While Walter was sculpting seven life-size chimpanzees for a children’s learning center in Iowa in 1998, he was visited by Craig Sholley, who studied gorilla behavior in Africa in the 1970s and ’80s as an assistant to the late Dian Fossey. “When I walked into Bart’s studio, the seven chimps jumped out at me,” says Sholley. “Their spirit, their vitality, and the personality of each chimpanzee sculpture was absolutely wonderful. The essence of great apes is their social nature, and Bart depicts a dynamic social group there’s no question about it.”

Walter has developed his talent for capturing the spirit and personality of chimpanzees, gorillas, and other creatures in part by observing them in the wild. In the fall of 1997 he journeyed to Kenya, and although the two-month adventure was a working trip for the sculptor, he was accompanied by Lynn and their daughters, 10-year-old Katie and 8-year-old Becky. “I took the entire family because they would have disowned me otherwise,” he says, smiling.  The family stayed at a guesthouse in the Aberdare Mountains and camped for three weeks with California sculptor Peter Brooke in the Masai Mara and Samburu. “We worked hard, but it was fun to be in the field with Peter,” he says. “We’d go out at dawn, work all day, eat, go to bed, then get up and do it all over again. I wanted to squeeze every moment of every day for everything I could.”

Based upon the wax field studies he created in Africa, Walter has sculpted elephants, cape buffaloes, and other species, including a life-size cheetah that he unveiled at the Sculpture in the Park show in Loveland, CO, in 1998. “The cheetah had taken down a young wildebeest right in front of us, and it was a powerful moment,” he says. “When we pulled around to where the wildebeest lay dead in the grass, I whipped out my wax and my wire and just started sculpting with no plans whatsoever.”

In Kenya the girls sometimes sketched with their father, and Katie’s hippos and Becky’s elephants decorate his studio wall. Both the studio and the family’s home are secluded on 20 acres that have been designated as a mini-wildlife sanctuary by the Maryland Ornithological Society.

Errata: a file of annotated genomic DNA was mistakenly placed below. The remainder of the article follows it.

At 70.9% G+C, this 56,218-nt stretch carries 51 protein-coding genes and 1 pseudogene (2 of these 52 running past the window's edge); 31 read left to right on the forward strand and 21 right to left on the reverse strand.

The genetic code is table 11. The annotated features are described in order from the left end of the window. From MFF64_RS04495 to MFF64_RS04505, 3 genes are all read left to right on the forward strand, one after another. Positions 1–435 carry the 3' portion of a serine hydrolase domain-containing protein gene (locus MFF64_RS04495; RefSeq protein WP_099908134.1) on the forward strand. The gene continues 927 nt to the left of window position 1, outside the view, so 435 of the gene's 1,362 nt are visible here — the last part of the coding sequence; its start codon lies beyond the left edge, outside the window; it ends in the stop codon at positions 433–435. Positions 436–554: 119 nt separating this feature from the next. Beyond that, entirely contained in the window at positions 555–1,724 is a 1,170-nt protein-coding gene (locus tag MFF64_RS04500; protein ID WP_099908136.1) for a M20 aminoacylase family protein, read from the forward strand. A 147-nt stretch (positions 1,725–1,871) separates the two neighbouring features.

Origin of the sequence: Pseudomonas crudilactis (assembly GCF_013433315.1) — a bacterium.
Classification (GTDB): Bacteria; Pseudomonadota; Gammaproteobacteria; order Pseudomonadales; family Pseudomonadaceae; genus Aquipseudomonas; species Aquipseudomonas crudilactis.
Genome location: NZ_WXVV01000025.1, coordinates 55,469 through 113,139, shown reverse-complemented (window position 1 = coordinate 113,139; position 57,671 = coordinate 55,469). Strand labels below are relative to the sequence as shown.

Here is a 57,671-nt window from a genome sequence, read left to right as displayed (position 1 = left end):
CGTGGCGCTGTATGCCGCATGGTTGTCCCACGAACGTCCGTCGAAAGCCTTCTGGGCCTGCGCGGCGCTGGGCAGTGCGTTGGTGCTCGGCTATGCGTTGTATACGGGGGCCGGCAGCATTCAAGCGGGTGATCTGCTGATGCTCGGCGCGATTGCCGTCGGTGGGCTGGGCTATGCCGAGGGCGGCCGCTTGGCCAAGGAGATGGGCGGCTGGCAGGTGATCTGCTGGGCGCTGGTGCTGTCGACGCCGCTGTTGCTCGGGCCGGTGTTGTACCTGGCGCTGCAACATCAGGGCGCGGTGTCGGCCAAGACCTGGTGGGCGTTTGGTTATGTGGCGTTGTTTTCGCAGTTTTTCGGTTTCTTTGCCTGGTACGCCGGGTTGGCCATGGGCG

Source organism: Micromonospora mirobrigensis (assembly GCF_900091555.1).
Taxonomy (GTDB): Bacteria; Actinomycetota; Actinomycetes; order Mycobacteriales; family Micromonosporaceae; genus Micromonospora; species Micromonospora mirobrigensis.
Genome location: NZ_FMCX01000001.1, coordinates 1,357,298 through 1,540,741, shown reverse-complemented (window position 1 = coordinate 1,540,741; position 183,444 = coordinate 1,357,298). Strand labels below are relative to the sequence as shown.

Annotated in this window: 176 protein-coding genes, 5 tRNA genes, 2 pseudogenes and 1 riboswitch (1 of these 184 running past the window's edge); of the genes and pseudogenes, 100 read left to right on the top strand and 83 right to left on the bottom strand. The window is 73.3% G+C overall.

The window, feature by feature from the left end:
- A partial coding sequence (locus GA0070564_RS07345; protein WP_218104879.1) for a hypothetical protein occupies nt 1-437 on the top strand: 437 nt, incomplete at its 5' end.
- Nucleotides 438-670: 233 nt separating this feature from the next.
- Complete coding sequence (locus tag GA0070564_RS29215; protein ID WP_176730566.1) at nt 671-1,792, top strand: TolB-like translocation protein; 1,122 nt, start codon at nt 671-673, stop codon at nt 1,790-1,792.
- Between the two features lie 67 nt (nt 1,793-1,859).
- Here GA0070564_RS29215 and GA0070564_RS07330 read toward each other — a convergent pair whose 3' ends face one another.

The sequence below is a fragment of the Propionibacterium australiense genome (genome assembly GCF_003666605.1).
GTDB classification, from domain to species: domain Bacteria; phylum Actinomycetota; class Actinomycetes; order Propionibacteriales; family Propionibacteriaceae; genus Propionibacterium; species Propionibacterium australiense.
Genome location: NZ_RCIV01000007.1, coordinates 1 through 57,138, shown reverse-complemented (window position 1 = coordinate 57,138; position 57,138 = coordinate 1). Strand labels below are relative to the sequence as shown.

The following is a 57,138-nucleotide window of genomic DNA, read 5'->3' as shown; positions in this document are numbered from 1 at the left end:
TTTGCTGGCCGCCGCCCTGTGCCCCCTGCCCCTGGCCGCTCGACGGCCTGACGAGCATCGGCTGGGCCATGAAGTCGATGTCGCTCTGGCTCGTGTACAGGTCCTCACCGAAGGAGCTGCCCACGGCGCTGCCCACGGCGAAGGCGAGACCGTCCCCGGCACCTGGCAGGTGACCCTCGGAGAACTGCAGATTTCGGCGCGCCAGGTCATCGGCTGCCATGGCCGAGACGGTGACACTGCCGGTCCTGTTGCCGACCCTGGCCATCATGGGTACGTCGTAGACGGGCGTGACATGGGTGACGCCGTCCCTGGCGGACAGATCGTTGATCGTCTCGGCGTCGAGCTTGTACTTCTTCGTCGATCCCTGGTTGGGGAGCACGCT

A series of his own charcoal and graphite sketches, including storks, cheetahs, eagles, and elephants, are piled on a table alongside even more books. Dr. Goodall’s In the Shadow of Man [1988 Houghton Mifflin] lies open to a page of photographs, which Walter uses only to jog his memory and never as the basis for a pose. “I do not use photographs as references, except when I absolutely need them,” he emphasizes. “My favorite artists, people like Rembrandt Bugatti and Claude Monet, did not use them. The aspect of Bugatti’s work that most influenced me was that he worked directly from life.”

With a distinctive style, Bugatti [1885-1916] followed the tradition introduced by Antoine Louis Barye [1796-1875] and other French animal sculptors in the 19th century. Walter says, “[Texassculptor] Kent Ullberg showed me slides of Bugatti’s work when I had just become interested in working in clay as a final medium to be cast in bronze. I saw Bugatti’s wild surfaces and it gave me courage and inspiration. Like Rodin, he subordinated the surface to the form and the gesture of what he wanted to convey. Seeing his work made me decide that, yes, I could do it. Here was somebody with a similar idea who had established a successful career as a fine artist.” Instead of pursuing formal artistic training, Walter initiated a program of self-education, he says. He read countless books, including several Rodin biographies, and spent weeks in museums studying each and every sculpture.

The foundation of his understanding of the natural world had been established years earlier, long before he earned a biology degree from Hiram College in Ohio in 1980. He was raised in Baltimore but as a boy spent his weekends in the woods and marshes of Maryland’s Eastern Shore. Even today, there’s nothing Walter would rather do than sculpt or be outdoors. “He’s terribly in tune with nature and with himself,” says Dr. Goodall. “Bart seems to absorb what’s going on in the world around him. It’s almost like he can push his own personality out of the way so that he can really get filled up with what he’s looking at.”

“I was always a loner,” the sculptor says. “I would go out with my black Lab retriever and wander around for hours and hours. All that time in solitude with nature was where I found my peace of mind. It’s where I found my definition of self.”

Photos courtesy Bart Walter Studio, Westminster, MD; Bishop Gallery, Scottsdale, AZ; American Legacy Gallery, Kansas City, MO; Rice & Falkenberg Gallery, Palm Beach, FL; and Russell A. Fink Gallery, Lorton, VA.

Featured in September 1999